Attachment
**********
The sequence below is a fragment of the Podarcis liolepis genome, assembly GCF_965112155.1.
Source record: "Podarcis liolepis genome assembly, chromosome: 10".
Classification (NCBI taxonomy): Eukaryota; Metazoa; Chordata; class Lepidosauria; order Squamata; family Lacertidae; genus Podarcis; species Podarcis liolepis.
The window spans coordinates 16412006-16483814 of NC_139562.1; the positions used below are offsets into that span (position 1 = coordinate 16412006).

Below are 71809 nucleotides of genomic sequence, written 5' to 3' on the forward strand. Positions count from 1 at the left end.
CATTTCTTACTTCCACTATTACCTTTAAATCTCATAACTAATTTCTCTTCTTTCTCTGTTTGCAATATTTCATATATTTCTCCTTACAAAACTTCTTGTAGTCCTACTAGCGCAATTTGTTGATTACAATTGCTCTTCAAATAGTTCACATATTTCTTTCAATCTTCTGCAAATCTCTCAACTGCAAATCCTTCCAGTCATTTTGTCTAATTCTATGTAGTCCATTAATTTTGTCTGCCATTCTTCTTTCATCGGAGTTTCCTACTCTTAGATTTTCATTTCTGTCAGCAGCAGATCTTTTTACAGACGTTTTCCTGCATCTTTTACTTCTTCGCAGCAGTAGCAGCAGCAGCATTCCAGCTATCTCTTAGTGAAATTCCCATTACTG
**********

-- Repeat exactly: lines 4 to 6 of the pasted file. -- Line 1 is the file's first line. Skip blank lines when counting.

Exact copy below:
The window spans coordinates 16412006-16483814 of NC_139562.1; the positions used below are offsets into that span (position 1 = coordinate 16412006).

Below are 71809 nucleotides of genomic sequence, written 5' to 3' on the forward strand. Positions count from 1 at the left end.
CATTTCTTACTTCCACTATTACCTTTAAATCTCATAACTAATTTCTCTTCTTTCTCTGTTTGCAATATTTCATATATTTCTCCTTACAAAACTTCTTGTAGTCCTACTAGCGCAATTTGTTGATTACAATTGCTCTTCAAATAGTTCACATATTTCTTTCAATCTTCTGCAAATCTCTCAACTGCAAATCCTTCCAGTCATTTTGTCTAATTCTATGTAGTCCATTAATTTTGTCTGCCATTCTTCTTTCATCGGAGTTTCCTACTCTTAGATTTTCATTTCTGTCAGCAGCAGATCTTTTTACAGACGTTTTCCTGCATCTTTTACTTCTTCGCAGCAGTAGCAGCAGCAGCATTCCAGCTATCTCTTAGTGAAATTCCCATTACTG